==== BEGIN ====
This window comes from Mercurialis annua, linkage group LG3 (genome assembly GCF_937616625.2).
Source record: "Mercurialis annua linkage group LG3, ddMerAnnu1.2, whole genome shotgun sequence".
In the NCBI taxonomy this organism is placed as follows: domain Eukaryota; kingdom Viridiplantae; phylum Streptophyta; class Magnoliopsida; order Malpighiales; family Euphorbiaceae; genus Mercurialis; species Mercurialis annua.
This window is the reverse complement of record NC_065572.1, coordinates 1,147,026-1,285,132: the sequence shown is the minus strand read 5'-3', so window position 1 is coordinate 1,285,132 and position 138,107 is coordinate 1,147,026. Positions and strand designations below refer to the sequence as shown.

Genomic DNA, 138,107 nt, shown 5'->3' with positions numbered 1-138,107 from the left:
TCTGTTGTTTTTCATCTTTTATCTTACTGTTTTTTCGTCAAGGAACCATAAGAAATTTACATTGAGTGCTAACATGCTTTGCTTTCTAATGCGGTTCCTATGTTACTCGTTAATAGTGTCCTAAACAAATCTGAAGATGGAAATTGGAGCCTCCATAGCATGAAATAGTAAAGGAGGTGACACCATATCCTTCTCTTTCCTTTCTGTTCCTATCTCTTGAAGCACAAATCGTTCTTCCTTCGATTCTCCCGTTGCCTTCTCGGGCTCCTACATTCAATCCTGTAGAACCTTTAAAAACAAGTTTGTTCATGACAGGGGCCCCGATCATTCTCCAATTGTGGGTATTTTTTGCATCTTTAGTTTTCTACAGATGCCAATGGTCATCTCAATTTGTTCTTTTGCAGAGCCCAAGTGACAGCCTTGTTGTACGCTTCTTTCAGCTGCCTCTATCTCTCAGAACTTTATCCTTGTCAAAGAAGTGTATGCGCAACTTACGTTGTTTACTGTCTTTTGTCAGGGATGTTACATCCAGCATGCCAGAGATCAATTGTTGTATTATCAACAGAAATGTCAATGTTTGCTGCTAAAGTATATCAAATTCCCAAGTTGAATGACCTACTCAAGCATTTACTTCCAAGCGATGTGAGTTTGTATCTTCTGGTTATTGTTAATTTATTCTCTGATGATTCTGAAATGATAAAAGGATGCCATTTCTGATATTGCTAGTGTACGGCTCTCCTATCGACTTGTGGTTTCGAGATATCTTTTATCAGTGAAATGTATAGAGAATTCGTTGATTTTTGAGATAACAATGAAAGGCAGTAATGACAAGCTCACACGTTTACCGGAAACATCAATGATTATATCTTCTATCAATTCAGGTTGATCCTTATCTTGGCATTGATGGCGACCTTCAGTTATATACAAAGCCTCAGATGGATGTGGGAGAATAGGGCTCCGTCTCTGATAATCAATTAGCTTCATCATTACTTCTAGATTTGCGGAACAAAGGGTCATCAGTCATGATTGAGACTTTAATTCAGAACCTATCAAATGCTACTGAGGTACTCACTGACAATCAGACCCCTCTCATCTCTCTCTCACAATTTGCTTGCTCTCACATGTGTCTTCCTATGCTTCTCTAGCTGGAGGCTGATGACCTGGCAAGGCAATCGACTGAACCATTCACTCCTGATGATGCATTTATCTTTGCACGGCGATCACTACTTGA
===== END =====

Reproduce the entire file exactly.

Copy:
This window comes from Mercurialis annua, linkage group LG3 (genome assembly GCF_937616625.2).
Source record: "Mercurialis annua linkage group LG3, ddMerAnnu1.2, whole genome shotgun sequence".
In the NCBI taxonomy this organism is placed as follows: domain Eukaryota; kingdom Viridiplantae; phylum Streptophyta; class Magnoliopsida; order Malpighiales; family Euphorbiaceae; genus Mercurialis; species Mercurialis annua.
This window is the reverse complement of record NC_065572.1, coordinates 1,147,026-1,285,132: the sequence shown is the minus strand read 5'-3', so window position 1 is coordinate 1,285,132 and position 138,107 is coordinate 1,147,026. Positions and strand designations below refer to the sequence as shown.

Genomic DNA, 138,107 nt, shown 5'->3' with positions numbered 1-138,107 from the left:
TCTGTTGTTTTTCATCTTTTATCTTACTGTTTTTTCGTCAAGGAACCATAAGAAATTTACATTGAGTGCTAACATGCTTTGCTTTCTAATGCGGTTCCTATGTTACTCGTTAATAGTGTCCTAAACAAATCTGAAGATGGAAATTGGAGCCTCCATAGCATGAAATAGTAAAGGAGGTGACACCATATCCTTCTCTTTCCTTTCTGTTCCTATCTCTTGAAGCACAAATCGTTCTTCCTTCGATTCTCCCGTTGCCTTCTCGGGCTCCTACATTCAATCCTGTAGAACCTTTAAAAACAAGTTTGTTCATGACAGGGGCCCCGATCATTCTCCAATTGTGGGTATTTTTTGCATCTTTAGTTTTCTACAGATGCCAATGGTCATCTCAATTTGTTCTTTTGCAGAGCCCAAGTGACAGCCTTGTTGTACGCTTCTTTCAGCTGCCTCTATCTCTCAGAACTTTATCCTTGTCAAAGAAGTGTATGCGCAACTTACGTTGTTTACTGTCTTTTGTCAGGGATGTTACATCCAGCATGCCAGAGATCAATTGTTGTATTATCAACAGAAATGTCAATGTTTGCTGCTAAAGTATATCAAATTCCCAAGTTGAATGACCTACTCAAGCATTTACTTCCAAGCGATGTGAGTTTGTATCTTCTGGTTATTGTTAATTTATTCTCTGATGATTCTGAAATGATAAAAGGATGCCATTTCTGATATTGCTAGTGTACGGCTCTCCTATCGACTTGTGGTTTCGAGATATCTTTTATCAGTGAAATGTATAGAGAATTCGTTGATTTTTGAGATAACAATGAAAGGCAGTAATGACAAGCTCACACGTTTACCGGAAACATCAATGATTATATCTTCTATCAATTCAGGTTGATCCTTATCTTGGCATTGATGGCGACCTTCAGTTATATACAAAGCCTCAGATGGATGTGGGAGAATAGGGCTCCGTCTCTGATAATCAATTAGCTTCATCATTACTTCTAGATTTGCGGAACAAAGGGTCATCAGTCATGATTGAGACTTTAATTCAGAACCTATCAAATGCTACTGAGGTACTCACTGACAATCAGACCCCTCTCATCTCTCTCTCACAATTTGCTTGCTCTCACATGTGTCTTCCTATGCTTCTCTAGCTGGAGGCTGATGACCTGGCAAGGCAATCGACTGAACCATTCACTCCTGATGATGCATTTATCTTTGCACGGCGATCACTACTTGA